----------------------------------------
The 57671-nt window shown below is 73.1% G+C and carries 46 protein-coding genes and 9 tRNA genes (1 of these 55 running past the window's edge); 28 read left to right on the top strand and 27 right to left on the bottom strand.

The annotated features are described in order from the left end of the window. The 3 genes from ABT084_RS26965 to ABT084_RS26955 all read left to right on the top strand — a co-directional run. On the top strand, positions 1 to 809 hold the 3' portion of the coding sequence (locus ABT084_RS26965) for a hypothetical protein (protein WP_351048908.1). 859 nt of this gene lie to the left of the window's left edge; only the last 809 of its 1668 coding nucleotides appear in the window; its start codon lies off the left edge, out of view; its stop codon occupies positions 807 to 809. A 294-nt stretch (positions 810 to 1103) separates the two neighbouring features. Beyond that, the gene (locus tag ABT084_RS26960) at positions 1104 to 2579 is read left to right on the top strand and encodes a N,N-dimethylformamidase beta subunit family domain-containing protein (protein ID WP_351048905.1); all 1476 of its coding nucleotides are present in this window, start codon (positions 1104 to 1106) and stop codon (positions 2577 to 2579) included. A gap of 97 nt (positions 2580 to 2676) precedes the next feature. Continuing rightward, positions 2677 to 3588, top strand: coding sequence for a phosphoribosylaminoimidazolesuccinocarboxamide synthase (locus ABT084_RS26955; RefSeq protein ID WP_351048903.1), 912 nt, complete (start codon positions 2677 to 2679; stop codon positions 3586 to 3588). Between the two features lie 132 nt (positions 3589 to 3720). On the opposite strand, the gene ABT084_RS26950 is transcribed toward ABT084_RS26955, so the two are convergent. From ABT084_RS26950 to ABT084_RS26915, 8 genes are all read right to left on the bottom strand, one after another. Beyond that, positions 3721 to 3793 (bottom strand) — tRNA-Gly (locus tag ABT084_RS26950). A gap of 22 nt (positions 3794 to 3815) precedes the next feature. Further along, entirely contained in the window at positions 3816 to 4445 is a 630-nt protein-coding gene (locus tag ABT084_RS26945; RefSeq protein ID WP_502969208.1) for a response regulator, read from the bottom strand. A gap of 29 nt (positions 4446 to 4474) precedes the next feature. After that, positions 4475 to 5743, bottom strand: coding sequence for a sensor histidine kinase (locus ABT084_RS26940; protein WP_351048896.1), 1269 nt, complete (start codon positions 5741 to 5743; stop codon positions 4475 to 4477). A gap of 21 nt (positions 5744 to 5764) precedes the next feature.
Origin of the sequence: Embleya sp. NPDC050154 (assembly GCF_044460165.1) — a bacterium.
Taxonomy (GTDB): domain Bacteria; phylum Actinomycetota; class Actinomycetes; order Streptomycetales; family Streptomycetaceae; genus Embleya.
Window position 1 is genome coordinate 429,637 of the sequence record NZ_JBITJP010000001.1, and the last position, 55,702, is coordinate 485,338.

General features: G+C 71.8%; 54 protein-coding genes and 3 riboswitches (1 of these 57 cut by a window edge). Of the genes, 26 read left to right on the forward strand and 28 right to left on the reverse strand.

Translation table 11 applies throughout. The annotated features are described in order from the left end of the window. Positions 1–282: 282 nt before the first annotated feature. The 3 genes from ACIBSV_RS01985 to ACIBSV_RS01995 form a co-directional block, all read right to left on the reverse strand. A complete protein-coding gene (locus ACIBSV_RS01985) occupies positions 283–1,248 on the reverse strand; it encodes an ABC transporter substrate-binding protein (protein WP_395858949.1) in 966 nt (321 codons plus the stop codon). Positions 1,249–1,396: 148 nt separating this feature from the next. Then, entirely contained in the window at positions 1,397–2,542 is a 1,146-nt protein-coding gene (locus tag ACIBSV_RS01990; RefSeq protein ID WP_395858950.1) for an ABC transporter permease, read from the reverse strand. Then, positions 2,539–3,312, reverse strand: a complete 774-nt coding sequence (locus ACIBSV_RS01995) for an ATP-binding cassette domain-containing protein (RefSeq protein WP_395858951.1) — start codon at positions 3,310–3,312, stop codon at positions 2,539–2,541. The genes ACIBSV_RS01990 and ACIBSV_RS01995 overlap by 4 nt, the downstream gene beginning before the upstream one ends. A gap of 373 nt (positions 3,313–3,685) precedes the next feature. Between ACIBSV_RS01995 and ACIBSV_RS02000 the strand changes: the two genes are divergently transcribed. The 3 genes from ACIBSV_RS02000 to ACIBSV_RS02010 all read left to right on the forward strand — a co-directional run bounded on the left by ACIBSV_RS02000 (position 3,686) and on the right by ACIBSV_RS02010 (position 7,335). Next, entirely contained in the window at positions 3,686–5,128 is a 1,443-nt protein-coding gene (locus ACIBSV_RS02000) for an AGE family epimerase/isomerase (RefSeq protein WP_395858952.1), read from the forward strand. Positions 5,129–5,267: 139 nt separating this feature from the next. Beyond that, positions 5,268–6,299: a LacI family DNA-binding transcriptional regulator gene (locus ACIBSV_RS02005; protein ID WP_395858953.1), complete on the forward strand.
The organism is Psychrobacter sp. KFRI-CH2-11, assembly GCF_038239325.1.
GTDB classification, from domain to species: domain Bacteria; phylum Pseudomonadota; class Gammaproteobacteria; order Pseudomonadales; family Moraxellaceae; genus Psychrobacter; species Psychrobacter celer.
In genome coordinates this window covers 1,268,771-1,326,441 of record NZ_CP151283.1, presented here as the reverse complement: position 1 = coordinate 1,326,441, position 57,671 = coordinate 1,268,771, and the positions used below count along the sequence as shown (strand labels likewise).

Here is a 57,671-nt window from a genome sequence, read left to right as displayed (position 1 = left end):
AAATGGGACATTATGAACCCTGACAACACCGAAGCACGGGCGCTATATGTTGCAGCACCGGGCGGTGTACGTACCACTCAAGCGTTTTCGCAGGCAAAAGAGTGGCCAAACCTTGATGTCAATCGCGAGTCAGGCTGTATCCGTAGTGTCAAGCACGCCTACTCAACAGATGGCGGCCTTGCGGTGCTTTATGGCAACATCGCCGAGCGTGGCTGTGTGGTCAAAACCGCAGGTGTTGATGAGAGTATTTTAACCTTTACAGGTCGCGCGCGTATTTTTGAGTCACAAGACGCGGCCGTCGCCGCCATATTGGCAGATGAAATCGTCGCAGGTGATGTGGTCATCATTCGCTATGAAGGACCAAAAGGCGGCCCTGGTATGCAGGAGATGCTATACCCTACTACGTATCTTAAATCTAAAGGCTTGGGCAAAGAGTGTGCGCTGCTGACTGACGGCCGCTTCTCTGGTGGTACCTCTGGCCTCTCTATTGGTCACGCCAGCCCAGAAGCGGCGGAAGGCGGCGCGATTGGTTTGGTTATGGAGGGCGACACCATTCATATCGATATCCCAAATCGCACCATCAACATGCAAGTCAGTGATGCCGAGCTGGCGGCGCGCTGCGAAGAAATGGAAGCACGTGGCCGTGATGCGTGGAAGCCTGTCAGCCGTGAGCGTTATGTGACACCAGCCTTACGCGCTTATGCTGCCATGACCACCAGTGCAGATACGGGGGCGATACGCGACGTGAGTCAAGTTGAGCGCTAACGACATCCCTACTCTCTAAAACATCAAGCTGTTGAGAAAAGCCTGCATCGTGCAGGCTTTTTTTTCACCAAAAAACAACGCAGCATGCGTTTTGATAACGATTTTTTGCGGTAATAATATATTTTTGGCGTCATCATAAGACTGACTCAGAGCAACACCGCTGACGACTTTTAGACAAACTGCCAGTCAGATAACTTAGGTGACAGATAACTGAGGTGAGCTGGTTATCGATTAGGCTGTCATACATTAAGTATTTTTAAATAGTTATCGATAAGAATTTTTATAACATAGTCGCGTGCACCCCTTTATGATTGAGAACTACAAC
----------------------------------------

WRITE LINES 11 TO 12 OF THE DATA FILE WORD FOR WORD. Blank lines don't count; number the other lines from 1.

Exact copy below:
Here is a 57,671-nt window from a genome sequence, read left to right as displayed (position 1 = left end):
AAATGGGACATTATGAACCCTGACAACACCGAAGCACGGGCGCTATATGTTGCAGCACCGGGCGGTGTACGTACCACTCAAGCGTTTTCGCAGGCAAAAGAGTGGCCAAACCTTGATGTCAATCGCGAGTCAGGCTGTATCCGTAGTGTCAAGCACGCCTACTCAACAGATGGCGGCCTTGCGGTGCTTTATGGCAACATCGCCGAGCGTGGCTGTGTGGTCAAAACCGCAGGTGTTGATGAGAGTATTTTAACCTTTACAGGTCGCGCGCGTATTTTTGAGTCACAAGACGCGGCCGTCGCCGCCATATTGGCAGATGAAATCGTCGCAGGTGATGTGGTCATCATTCGCTATGAAGGACCAAAAGGCGGCCCTGGTATGCAGGAGATGCTATACCCTACTACGTATCTTAAATCTAAAGGCTTGGGCAAAGAGTGTGCGCTGCTGACTGACGGCCGCTTCTCTGGTGGTACCTCTGGCCTCTCTATTGGTCACGCCAGCCCAGAAGCGGCGGAAGGCGGCGCGATTGGTTTGGTTATGGAGGGCGACACCATTCATATCGATATCCCAAATCGCACCATCAACATGCAAGTCAGTGATGCCGAGCTGGCGGCGCGCTGCGAAGAAATGGAAGCACGTGGCCGTGATGCGTGGAAGCCTGTCAGCCGTGAGCGTTATGTGACACCAGCCTTACGCGCTTATGCTGCCATGACCACCAGTGCAGATACGGGGGCGATACGCGACGTGAGTCAAGTTGAGCGCTAACGACATCCCTACTCTCTAAAACATCAAGCTGTTGAGAAAAGCCTGCATCGTGCAGGCTTTTTTTTCACCAAAAAACAACGCAGCATGCGTTTTGATAACGATTTTTTGCGGTAATAATATATTTTTGGCGTCATCATAAGACTGACTCAGAGCAACACCGCTGACGACTTTTAGACAAACTGCCAGTCAGATAACTTAGGTGACAGATAACTGAGGTGAGCTGGTTATCGATTAGGCTGTCATACATTAAGTATTTTTAAATAGTTATCGATAAGAATTTTTATAACATAGTCGCGTGCACCCCTTTATGATTGAGAACTACAAC